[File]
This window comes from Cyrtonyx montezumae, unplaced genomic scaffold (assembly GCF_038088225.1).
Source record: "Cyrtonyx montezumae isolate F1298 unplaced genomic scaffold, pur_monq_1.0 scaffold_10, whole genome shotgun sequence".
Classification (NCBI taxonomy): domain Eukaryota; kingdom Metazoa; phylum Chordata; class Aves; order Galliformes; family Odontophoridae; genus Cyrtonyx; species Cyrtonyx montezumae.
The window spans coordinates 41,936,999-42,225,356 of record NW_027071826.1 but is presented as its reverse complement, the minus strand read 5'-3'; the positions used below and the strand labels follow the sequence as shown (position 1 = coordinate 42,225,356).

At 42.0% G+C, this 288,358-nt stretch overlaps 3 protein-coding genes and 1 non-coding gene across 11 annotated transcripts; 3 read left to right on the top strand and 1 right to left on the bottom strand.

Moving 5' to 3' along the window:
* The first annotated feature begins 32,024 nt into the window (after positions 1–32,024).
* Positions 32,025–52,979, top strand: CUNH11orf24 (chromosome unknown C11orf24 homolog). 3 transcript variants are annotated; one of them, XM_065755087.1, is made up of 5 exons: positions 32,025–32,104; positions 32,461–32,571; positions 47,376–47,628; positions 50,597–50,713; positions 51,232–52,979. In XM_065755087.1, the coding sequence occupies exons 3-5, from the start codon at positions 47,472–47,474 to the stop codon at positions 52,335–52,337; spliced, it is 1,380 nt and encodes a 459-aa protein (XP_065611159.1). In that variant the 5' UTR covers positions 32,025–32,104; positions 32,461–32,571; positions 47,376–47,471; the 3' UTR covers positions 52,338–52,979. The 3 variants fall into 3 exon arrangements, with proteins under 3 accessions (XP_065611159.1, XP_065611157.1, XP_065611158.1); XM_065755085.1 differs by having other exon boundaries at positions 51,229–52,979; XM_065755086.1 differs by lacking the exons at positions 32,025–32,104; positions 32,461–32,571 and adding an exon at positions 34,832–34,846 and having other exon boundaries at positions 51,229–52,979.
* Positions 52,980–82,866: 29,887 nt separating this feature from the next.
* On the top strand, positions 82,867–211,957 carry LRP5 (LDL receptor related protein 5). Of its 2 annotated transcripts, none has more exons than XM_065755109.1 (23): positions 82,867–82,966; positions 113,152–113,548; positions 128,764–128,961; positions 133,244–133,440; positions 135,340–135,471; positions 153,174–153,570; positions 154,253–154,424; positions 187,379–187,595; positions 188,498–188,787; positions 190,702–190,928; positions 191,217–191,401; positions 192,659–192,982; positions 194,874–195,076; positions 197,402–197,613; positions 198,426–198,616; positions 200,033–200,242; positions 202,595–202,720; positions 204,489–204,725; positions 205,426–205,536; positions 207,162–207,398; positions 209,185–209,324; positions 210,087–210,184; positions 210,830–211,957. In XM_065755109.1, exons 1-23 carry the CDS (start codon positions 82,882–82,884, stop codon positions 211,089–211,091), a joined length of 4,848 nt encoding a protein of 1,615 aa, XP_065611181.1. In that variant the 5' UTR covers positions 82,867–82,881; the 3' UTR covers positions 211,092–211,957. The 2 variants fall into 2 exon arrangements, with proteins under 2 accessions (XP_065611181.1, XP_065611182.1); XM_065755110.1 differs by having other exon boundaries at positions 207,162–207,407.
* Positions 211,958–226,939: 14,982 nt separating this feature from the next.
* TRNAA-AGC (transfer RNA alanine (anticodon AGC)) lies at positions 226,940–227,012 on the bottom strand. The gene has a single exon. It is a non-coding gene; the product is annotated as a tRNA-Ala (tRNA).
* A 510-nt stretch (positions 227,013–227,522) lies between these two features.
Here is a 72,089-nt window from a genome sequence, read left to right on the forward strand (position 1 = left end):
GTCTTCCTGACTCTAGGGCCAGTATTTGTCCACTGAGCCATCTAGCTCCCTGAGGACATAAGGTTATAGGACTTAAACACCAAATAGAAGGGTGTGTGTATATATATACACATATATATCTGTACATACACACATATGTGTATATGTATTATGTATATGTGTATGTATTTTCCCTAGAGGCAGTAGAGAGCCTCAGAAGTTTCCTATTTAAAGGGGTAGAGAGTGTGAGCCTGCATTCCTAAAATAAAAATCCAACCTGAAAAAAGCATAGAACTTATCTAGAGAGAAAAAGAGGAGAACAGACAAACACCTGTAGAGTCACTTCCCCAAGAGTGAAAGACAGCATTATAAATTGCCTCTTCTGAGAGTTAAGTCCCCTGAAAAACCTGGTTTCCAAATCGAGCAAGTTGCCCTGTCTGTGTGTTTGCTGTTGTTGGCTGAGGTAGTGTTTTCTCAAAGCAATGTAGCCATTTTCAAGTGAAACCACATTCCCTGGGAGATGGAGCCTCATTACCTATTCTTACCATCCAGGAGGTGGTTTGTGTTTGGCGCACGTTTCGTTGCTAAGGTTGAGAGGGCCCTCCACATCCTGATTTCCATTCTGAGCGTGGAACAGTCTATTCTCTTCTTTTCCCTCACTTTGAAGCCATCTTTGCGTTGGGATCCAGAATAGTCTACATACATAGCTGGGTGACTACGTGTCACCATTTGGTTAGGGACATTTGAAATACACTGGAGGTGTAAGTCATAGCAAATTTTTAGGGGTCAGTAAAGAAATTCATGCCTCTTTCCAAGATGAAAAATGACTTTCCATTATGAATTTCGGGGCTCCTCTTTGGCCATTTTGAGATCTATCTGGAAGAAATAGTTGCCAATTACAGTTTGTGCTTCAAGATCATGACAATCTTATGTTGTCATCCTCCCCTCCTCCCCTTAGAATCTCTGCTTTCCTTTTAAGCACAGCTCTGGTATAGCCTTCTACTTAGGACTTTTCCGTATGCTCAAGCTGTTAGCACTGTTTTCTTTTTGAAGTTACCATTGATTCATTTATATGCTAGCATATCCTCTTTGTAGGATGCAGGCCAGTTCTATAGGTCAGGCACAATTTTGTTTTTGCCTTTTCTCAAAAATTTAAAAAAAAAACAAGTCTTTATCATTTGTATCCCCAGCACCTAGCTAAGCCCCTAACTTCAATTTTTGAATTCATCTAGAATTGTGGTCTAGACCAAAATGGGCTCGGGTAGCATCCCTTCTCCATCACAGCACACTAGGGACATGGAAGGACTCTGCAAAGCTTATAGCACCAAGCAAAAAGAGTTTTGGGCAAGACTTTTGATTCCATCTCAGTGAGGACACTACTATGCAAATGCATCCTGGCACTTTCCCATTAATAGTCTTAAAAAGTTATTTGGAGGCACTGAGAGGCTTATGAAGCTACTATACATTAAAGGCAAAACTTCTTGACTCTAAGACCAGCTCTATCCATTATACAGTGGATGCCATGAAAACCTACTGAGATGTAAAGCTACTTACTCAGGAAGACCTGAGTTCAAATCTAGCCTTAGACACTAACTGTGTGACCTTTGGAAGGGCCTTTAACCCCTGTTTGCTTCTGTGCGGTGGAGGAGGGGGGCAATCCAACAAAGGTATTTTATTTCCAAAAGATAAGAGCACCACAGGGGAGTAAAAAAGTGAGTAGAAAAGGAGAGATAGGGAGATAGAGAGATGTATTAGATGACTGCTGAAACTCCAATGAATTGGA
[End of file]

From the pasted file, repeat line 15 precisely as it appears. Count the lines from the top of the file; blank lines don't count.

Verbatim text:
GTCTTCCTGACTCTAGGGCCAGTATTTGTCCACTGAGCCATCTAGCTCCCTGAGGACATAAGGTTATAGGACTTAAACACCAAATAGAAGGGTGTGTGTATATATATACACATATATATCTGTACATACACACATATGTGTATATGTATTATGTATATGTGTATGTATTTTCCCTAGAGGCAGTAGAGAGCCTCAGAAGTTTCCTATTTAAAGGGGTAGAGAGTGTGAGCCTGCATTCCTAAAATAAAAATCCAACCTGAAAAAAGCATAGAACTTATCTAGAGAGAAAAAGAGGAGAACAGACAAACACCTGTAGAGTCACTTCCCCAAGAGTGAAAGACAGCATTATAAATTGCCTCTTCTGAGAGTTAAGTCCCCTGAAAAACCTGGTTTCCAAATCGAGCAAGTTGCCCTGTCTGTGTGTTTGCTGTTGTTGGCTGAGGTAGTGTTTTCTCAAAGCAATGTAGCCATTTTCAAGTGAAACCACATTCCCTGGGAGATGGAGCCTCATTACCTATTCTTACCATCCAGGAGGTGGTTTGTGTTTGGCGCACGTTTCGTTGCTAAGGTTGAGAGGGCCCTCCACATCCTGATTTCCATTCTGAGCGTGGAACAGTCTATTCTCTTCTTTTCCCTCACTTTGAAGCCATCTTTGCGTTGGGATCCAGAATAGTCTACATACATAGCTGGGTGACTACGTGTCACCATTTGGTTAGGGACATTTGAAATACACTGGAGGTGTAAGTCATAGCAAATTTTTAGGGGTCAGTAAAGAAATTCATGCCTCTTTCCAAGATGAAAAATGACTTTCCATTATGAATTTCGGGGCTCCTCTTTGGCCATTTTGAGATCTATCTGGAAGAAATAGTTGCCAATTACAGTTTGTGCTTCAAGATCATGACAATCTTATGTTGTCATCCTCCCCTCCTCCCCTTAGAATCTCTGCTTTCCTTTTAAGCACAGCTCTGGTATAGCCTTCTACTTAGGACTTTTCCGTATGCTCAAGCTGTTAGCACTGTTTTCTTTTTGAAGTTACCATTGATTCATTTATATGCTAGCATATCCTCTTTGTAGGATGCAGGCCAGTTCTATAGGTCAGGCACAATTTTGTTTTTGCCTTTTCTCAAAAATTTAAAAAAAAAACAAGTCTTTATCATTTGTATCCCCAGCACCTAGCTAAGCCCCTAACTTCAATTTTTGAATTCATCTAGAATTGTGGTCTAGACCAAAATGGGCTCGGGTAGCATCCCTTCTCCATCACAGCACACTAGGGACATGGAAGGACTCTGCAAAGCTTATAGCACCAAGCAAAAAGAGTTTTGGGCAAGACTTTTGATTCCATCTCAGTGAGGACACTACTATGCAAATGCATCCTGGCACTTTCCCATTAATAGTCTTAAAAAGTTATTTGGAGGCACTGAGAGGCTTATGAAGCTACTATACATTAAAGGCAAAACTTCTTGACTCTAAGACCAGCTCTATCCATTATACAGTGGATGCCATGAAAACCTACTGAGATGTAAAGCTACTTACTCAGGAAGACCTGAGTTCAAATCTAGCCTTAGACACTAACTGTGTGACCTTTGGAAGGGCCTTTAACCCCTGTTTGCTTCTGTGCGGTGGAGGAGGGGGGCAATCCAACAAAGGTATTTTATTTCCAAAAGATAAGAGCACCACAGGGGAGTAAAAAAGTGAGTAGAAAAGGAGAGATAGGGAGATAGAGAGATGTATTAGATGACTGCTGAAACTCCAATGAATTGGA